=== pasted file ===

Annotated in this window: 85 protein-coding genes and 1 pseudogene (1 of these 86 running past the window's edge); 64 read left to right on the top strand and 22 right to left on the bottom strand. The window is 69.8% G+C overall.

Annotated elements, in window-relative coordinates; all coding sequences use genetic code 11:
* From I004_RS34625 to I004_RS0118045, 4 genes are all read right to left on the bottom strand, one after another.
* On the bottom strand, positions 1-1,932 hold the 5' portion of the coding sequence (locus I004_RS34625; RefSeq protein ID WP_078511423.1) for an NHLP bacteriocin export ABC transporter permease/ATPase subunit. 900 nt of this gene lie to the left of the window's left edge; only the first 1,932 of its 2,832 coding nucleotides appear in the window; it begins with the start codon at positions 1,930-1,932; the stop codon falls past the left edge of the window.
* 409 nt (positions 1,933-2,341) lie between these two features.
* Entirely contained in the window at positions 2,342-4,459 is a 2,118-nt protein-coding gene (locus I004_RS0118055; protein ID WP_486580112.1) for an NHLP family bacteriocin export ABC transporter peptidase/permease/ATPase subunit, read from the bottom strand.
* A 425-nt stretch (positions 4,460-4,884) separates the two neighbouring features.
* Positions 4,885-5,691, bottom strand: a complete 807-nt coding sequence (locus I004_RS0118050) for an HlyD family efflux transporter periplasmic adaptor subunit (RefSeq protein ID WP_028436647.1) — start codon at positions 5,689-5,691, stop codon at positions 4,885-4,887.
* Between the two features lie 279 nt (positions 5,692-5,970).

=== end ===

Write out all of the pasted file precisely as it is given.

Annotated in this window: 85 protein-coding genes and 1 pseudogene (1 of these 86 running past the window's edge); 64 read left to right on the top strand and 22 right to left on the bottom strand. The window is 69.8% G+C overall.

Annotated elements, in window-relative coordinates; all coding sequences use genetic code 11:
* From I004_RS34625 to I004_RS0118045, 4 genes are all read right to left on the bottom strand, one after another.
* On the bottom strand, positions 1-1,932 hold the 5' portion of the coding sequence (locus I004_RS34625; RefSeq protein ID WP_078511423.1) for an NHLP bacteriocin export ABC transporter permease/ATPase subunit. 900 nt of this gene lie to the left of the window's left edge; only the first 1,932 of its 2,832 coding nucleotides appear in the window; it begins with the start codon at positions 1,930-1,932; the stop codon falls past the left edge of the window.
* 409 nt (positions 1,933-2,341) lie between these two features.
* Entirely contained in the window at positions 2,342-4,459 is a 2,118-nt protein-coding gene (locus I004_RS0118055; protein ID WP_486580112.1) for an NHLP family bacteriocin export ABC transporter peptidase/permease/ATPase subunit, read from the bottom strand.
* A 425-nt stretch (positions 4,460-4,884) separates the two neighbouring features.
* Positions 4,885-5,691, bottom strand: a complete 807-nt coding sequence (locus I004_RS0118050) for an HlyD family efflux transporter periplasmic adaptor subunit (RefSeq protein ID WP_028436647.1) — start codon at positions 5,689-5,691, stop codon at positions 4,885-4,887.
* Between the two features lie 279 nt (positions 5,692-5,970).